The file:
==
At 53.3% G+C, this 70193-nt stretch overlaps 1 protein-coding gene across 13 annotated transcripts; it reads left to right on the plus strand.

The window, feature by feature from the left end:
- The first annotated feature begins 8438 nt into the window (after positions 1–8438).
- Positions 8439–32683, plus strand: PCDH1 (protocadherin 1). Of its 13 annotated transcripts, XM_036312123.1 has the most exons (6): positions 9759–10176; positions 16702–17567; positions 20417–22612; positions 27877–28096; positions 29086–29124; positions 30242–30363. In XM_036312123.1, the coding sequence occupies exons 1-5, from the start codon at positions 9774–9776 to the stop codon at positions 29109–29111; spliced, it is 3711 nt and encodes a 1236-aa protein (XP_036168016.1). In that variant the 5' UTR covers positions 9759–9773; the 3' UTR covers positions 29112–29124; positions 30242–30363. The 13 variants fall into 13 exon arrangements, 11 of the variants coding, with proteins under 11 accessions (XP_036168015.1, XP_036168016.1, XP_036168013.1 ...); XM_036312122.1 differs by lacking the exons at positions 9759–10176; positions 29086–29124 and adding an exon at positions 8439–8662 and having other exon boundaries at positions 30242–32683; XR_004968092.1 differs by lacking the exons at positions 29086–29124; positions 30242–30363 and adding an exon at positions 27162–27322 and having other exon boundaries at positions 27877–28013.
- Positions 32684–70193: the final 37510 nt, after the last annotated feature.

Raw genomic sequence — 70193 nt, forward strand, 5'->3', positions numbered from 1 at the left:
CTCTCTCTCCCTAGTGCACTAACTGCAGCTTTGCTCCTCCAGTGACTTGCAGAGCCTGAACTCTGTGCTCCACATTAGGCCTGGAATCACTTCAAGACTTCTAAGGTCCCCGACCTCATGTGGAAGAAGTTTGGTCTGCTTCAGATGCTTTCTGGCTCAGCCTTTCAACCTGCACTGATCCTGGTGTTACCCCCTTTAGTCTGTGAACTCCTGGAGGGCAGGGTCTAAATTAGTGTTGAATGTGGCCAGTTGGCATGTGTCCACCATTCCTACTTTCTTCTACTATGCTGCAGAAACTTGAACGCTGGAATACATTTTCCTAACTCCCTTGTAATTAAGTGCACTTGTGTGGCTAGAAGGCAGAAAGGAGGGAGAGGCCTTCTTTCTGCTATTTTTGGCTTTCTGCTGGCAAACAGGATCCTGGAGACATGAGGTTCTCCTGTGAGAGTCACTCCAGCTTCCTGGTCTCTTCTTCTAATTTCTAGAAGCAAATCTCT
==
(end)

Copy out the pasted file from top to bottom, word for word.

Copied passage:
At 53.3% G+C, this 70193-nt stretch overlaps 1 protein-coding gene across 13 annotated transcripts; it reads left to right on the plus strand.

The window, feature by feature from the left end:
- The first annotated feature begins 8438 nt into the window (after positions 1–8438).
- Positions 8439–32683, plus strand: PCDH1 (protocadherin 1). Of its 13 annotated transcripts, XM_036312123.1 has the most exons (6): positions 9759–10176; positions 16702–17567; positions 20417–22612; positions 27877–28096; positions 29086–29124; positions 30242–30363. In XM_036312123.1, the coding sequence occupies exons 1-5, from the start codon at positions 9774–9776 to the stop codon at positions 29109–29111; spliced, it is 3711 nt and encodes a 1236-aa protein (XP_036168016.1). In that variant the 5' UTR covers positions 9759–9773; the 3' UTR covers positions 29112–29124; positions 30242–30363. The 13 variants fall into 13 exon arrangements, 11 of the variants coding, with proteins under 11 accessions (XP_036168015.1, XP_036168016.1, XP_036168013.1 ...); XM_036312122.1 differs by lacking the exons at positions 9759–10176; positions 29086–29124 and adding an exon at positions 8439–8662 and having other exon boundaries at positions 30242–32683; XR_004968092.1 differs by lacking the exons at positions 29086–29124; positions 30242–30363 and adding an exon at positions 27162–27322 and having other exon boundaries at positions 27877–28013.
- Positions 32684–70193: the final 37510 nt, after the last annotated feature.

Raw genomic sequence — 70193 nt, forward strand, 5'->3', positions numbered from 1 at the left:
CTCTCTCTCCCTAGTGCACTAACTGCAGCTTTGCTCCTCCAGTGACTTGCAGAGCCTGAACTCTGTGCTCCACATTAGGCCTGGAATCACTTCAAGACTTCTAAGGTCCCCGACCTCATGTGGAAGAAGTTTGGTCTGCTTCAGATGCTTTCTGGCTCAGCCTTTCAACCTGCACTGATCCTGGTGTTACCCCCTTTAGTCTGTGAACTCCTGGAGGGCAGGGTCTAAATTAGTGTTGAATGTGGCCAGTTGGCATGTGTCCACCATTCCTACTTTCTTCTACTATGCTGCAGAAACTTGAACGCTGGAATACATTTTCCTAACTCCCTTGTAATTAAGTGCACTTGTGTGGCTAGAAGGCAGAAAGGAGGGAGAGGCCTTCTTTCTGCTATTTTTGGCTTTCTGCTGGCAAACAGGATCCTGGAGACATGAGGTTCTCCTGTGAGAGTCACTCCAGCTTCCTGGTCTCTTCTTCTAATTTCTAGAAGCAAATCTCT